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Computations via experiments with kinematic systems
, 2004
"... Consider the idea of computing functions using experiments with kinematic systems. We prove that for any set A of natural numbers there exists a 2dimensional kinematic system BA with a single particle P whose observable behaviour decides n ∈ A for all n ∈ N. The system is a bagatelle and can be des ..."
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Cited by 13 (4 self)
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Consider the idea of computing functions using experiments with kinematic systems. We prove that for any set A of natural numbers there exists a 2dimensional kinematic system BA with a single particle P whose observable behaviour decides n ∈ A for all n ∈ N. The system is a bagatelle and can be designed to operate under (a) Newtonian mechanics or (b) Relativistic mechanics. The theorem proves that valid models of mechanical systems can compute all possible functions on discrete data. The proofs show how any information (coded by some A) can be embedded in the structure of a simple kinematic system and retrieved by simple observations of its behaviour. We reflect on this undesirable situation and argue that mechanics must be extended to include a formal theory for performing experiments, which includes the construction of systems. We conjecture that in such an extended mechanics the functions computed by experiments are precisely those computed by algorithms. We set these theorems and ideas in the context of the literature on the general problem “Is physical behaviour computable? ” and state some open problems.
Can Newtonian systems, bounded in space, time, mass and energy compute all functions?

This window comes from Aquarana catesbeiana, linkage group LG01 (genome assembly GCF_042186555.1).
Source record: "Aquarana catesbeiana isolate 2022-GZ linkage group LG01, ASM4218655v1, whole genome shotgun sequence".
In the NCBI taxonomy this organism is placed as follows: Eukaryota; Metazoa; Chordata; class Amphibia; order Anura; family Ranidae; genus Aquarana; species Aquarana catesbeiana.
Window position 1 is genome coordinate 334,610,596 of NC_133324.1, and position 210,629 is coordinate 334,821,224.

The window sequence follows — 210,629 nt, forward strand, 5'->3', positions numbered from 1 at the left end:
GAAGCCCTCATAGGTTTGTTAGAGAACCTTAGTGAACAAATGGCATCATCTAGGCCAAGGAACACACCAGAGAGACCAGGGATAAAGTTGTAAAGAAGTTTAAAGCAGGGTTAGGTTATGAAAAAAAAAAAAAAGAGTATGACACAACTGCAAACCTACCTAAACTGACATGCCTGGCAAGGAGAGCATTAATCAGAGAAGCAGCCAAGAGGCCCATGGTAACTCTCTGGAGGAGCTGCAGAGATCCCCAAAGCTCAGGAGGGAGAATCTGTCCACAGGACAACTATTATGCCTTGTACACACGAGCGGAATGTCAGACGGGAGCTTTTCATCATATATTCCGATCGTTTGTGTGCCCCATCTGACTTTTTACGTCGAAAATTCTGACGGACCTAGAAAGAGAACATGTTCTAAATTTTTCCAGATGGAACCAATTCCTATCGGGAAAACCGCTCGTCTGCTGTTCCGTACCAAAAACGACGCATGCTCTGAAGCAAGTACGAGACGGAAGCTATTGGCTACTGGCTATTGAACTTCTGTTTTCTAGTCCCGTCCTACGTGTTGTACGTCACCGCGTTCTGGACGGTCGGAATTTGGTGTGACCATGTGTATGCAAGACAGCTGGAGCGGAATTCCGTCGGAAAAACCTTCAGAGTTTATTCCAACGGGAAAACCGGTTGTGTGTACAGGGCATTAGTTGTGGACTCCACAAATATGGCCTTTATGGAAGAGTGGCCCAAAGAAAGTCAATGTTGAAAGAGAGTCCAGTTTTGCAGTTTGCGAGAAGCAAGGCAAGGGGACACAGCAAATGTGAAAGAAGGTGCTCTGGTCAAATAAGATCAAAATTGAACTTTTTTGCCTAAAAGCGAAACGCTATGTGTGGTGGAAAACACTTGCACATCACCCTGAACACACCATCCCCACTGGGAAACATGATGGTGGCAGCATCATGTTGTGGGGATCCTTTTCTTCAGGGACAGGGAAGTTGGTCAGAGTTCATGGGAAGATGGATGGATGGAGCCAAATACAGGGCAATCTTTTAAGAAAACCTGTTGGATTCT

"... In the theoretical analysis of the physical basis of computation there is a great deal of confusion and controversy (e.g., on the existence of hypercomputers). First, we present a methodology for making a theoretical analysis of computation by physical systems. We focus on the construction and anal ..."
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Cited by 11 (4 self)
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In the theoretical analysis of the physical basis of computation there is a great deal of confusion and controversy (e.g., on the existence of hypercomputers). First, we present a methodology for making a theoretical analysis of computation by physical systems. We focus on the construction and analysis of simple examples that are models of simple subtheories of physical theories. Then we illustrate the methodology, by presenting a simple example for Newtonian Kinematics, and a critique that leads to a substantial extension of the methodology. The example proves that for any set A of natural numbers there exists a 3dimensional Newtonian kinematic system MA, with an infinite family of particles Pn whose total mass is bounded, and whose observable behaviour can decide whether or not n ∈ A for all n ∈ N in constant time. In particular, the example implies that simple Newtonian kinematic systems that are bounded in space, time, mass and energy can compute all possible sets and functions on discrete data. The system is a form of marble run and is a model of a small fragment of Newtonian Kinematics. Next, we use the example to extend the methodology. The marble run shows that a formal theory for computation by physical systems needs strong conditions on the notion of experimental procedure and, specifically, on methods for the construction of equipment. We propose to extend the methodology by defining languages to express experimental procedures and the construction of equipment. We conjecture that the functions computed by experimental computation in Newtonian Kinematics are “equivalent” to those computed by algorithms, i.e. the partial computable functions.
Hierarchical Reconstructions of Cardiac Tissue
, 1998